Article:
Can an Employee Waive the Right to Bring a Sexual Harassment Claim?

Workplace nondisclosure agreements face public scrutiny amidst allegations against top executives


Recent workplace sexual harassment and assault allegations—such as those against Hollywood film executive Harvey Weinstein—have put employment confidentiality and nondisclosure agreements (NDAs) under the microscope. Can such agreements go too far by keeping victims silent?

Employment attorneys told SHRM Online that agreements can be used to limit legal claims, but some workplace rights can't be waived. Businesses that use overly restrictive nondisclosures run the risk of such agreements being deemed unenforceable.

In a New York Times investigation that uncovered widespread sexual harassment allegations against Weinstein, some accusers said that they were silenced by the terms of NDAs and confidential settlements.

Businesses commonly have new hires sign NDAs to protect trade secrets, confidential business information and items like customer lists, explained Douglas Brayley, an attorney with Ropes & Gray in Boston. However, it is more common to see confidentiality agreements at the end of the employment relationship in combination with a severance package, he said.

[SHRM members-only toolkit: Involuntary Termination of Employment in the United States]

"Pre-employment NDAs often include broad prohibitions against comments that could harm the company's business reputation or an employee's personal reputation," said Shafeeqa Giarratani and Derek Rollins, attorneys with Ogletree Deakins in Austin, Texas, in an e-mail to SHRM Online. "However, employers seeking to use these restrictions to prevent employees from discussing illegal activities may find them unenforceable, depending upon to whom the disclosure is made."

As an example, they said, the National Labor Relations Board considers it an unfair labor practice for employers to ban workers from discussing their sexual harassment complaints among themselves. Similarly, employees must always retain the right to speak and cooperate with the Equal Employment Opportunity Commission (EEOC) and related state civil rights agencies regarding an agency investigation into discrimination claims.

Employees can't waive future claims based upon illegal activity that occurred after they signed the NDA, and depending upon the jurisdiction, courts are not likely to enforce any such agreement, Giarratani and Rollins said. "In addition, the employer risks attracting even more unwanted attention by taking an employee to court over the allegations it is trying to keep confidential."

Post-Employment Releases

Businesses will often provide a severance package to departing employees in exchange for a waiver and release of claims—including sexual harassment and other civil rights claims. Businesses generally use such agreements as part of a standard practice to curb litigation and company disparagement.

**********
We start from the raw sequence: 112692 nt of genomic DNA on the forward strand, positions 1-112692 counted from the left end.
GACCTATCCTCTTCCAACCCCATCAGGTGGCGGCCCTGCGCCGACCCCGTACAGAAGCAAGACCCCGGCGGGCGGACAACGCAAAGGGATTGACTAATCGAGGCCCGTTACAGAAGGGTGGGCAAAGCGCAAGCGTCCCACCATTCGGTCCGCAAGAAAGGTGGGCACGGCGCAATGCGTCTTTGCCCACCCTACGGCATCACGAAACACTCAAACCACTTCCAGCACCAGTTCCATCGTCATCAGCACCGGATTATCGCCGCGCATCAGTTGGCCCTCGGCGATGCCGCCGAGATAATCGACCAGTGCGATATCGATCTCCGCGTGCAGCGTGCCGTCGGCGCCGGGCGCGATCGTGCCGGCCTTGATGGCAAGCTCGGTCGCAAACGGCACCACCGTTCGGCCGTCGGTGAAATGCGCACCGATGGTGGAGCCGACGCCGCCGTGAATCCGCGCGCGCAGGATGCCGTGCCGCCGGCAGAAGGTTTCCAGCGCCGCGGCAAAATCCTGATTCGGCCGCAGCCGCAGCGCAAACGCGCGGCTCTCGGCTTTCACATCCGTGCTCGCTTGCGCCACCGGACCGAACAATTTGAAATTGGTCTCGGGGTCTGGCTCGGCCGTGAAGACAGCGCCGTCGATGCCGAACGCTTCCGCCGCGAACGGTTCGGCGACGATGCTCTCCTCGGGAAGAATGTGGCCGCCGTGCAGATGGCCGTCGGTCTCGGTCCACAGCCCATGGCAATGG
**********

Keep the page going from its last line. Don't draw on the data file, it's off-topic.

"Release agreements are much more enforceable than NDAs in this context, and have in the past been effective at waiving civil rights claims and stifling criminal charges," Giarratani and Rollins said. 

Recently, however, enforceability may depend on the jurisdiction in question, they noted. For example, California prohibits the use of confidentiality provisions if the underlying facts could be prosecuted as a felony sexual offense. Other states have passed similar so-called sunshine-in-litigation laws, barring confidentiality agreements that would conceal facts related to a public hazard.

Brayley explained that criminal charges are brought by the state—not an individual—so a former employee can never waive the state's right to bring a criminal charge against an employer.

Furthermore, as with pre-employment NDAs, a severance agreement's release will be deemed unenforceable if it attempts to prevent the employee from filing a charge with the EEOC or participating in an investigation, hearing or other proceeding. In addition to the EEOC, other federal agencies also place limitations on what rights can be waived in a separation agreement. 

Brayley suggests that employers state in the release that "nothing in this agreement prevents you from cooperating with a government investigation."

Legal Risks

The most likely risk that employers face when it comes to pre- and post-employment agreements is that they will be unenforceable, Brayley said.

Employers may also attract unwanted attention from state and federal agencies that want to review the company's history of NDAs and release agreements over a period of many years and potentially invalidate those agreements as well, Giarratani and Rollins said.

Brayley noted that a government agency may impose substantial penalties for noncompliance.

"Employers may also find themselves the subject of negative press as both the alleged bad actors and the efforts to hide them come to light," Giarratani and Rollins said.


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